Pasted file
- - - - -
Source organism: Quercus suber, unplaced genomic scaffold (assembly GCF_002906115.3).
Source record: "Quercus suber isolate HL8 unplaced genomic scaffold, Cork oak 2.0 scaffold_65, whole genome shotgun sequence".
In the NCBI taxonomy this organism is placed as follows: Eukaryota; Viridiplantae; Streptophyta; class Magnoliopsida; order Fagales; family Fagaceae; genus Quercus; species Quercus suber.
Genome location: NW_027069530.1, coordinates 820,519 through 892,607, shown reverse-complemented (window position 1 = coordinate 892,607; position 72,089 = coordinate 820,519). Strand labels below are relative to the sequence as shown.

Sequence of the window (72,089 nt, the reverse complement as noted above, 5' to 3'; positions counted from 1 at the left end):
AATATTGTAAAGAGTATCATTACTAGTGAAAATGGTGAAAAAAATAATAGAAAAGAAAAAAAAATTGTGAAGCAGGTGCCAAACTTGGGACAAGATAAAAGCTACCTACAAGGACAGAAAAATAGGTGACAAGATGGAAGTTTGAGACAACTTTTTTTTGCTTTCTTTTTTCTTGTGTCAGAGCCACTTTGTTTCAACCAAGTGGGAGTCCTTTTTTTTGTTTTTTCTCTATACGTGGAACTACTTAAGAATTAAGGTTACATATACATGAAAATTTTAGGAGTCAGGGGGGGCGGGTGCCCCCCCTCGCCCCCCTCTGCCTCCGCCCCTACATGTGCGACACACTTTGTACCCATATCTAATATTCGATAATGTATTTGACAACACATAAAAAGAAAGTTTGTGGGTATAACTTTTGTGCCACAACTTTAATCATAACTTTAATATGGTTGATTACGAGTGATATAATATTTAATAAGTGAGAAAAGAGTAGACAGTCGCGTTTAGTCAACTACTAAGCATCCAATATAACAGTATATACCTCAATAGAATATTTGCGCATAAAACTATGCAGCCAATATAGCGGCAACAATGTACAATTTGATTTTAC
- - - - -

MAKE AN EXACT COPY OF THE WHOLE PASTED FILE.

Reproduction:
Source organism: Quercus suber, unplaced genomic scaffold (assembly GCF_002906115.3).
Source record: "Quercus suber isolate HL8 unplaced genomic scaffold, Cork oak 2.0 scaffold_65, whole genome shotgun sequence".
In the NCBI taxonomy this organism is placed as follows: Eukaryota; Viridiplantae; Streptophyta; class Magnoliopsida; order Fagales; family Fagaceae; genus Quercus; species Quercus suber.
Genome location: NW_027069530.1, coordinates 820,519 through 892,607, shown reverse-complemented (window position 1 = coordinate 892,607; position 72,089 = coordinate 820,519). Strand labels below are relative to the sequence as shown.

Sequence of the window (72,089 nt, the reverse complement as noted above, 5' to 3'; positions counted from 1 at the left end):
AATATTGTAAAGAGTATCATTACTAGTGAAAATGGTGAAAAAAATAATAGAAAAGAAAAAAAAATTGTGAAGCAGGTGCCAAACTTGGGACAAGATAAAAGCTACCTACAAGGACAGAAAAATAGGTGACAAGATGGAAGTTTGAGACAACTTTTTTTTGCTTTCTTTTTTCTTGTGTCAGAGCCACTTTGTTTCAACCAAGTGGGAGTCCTTTTTTTTGTTTTTTCTCTATACGTGGAACTACTTAAGAATTAAGGTTACATATACATGAAAATTTTAGGAGTCAGGGGGGGCGGGTGCCCCCCCTCGCCCCCCTCTGCCTCCGCCCCTACATGTGCGACACACTTTGTACCCATATCTAATATTCGATAATGTATTTGACAACACATAAAAAGAAAGTTTGTGGGTATAACTTTTGTGCCACAACTTTAATCATAACTTTAATATGGTTGATTACGAGTGATATAATATTTAATAAGTGAGAAAAGAGTAGACAGTCGCGTTTAGTCAACTACTAAGCATCCAATATAACAGTATATACCTCAATAGAATATTTGCGCATAAAACTATGCAGCCAATATAGCGGCAACAATGTACAATTTGATTTTAC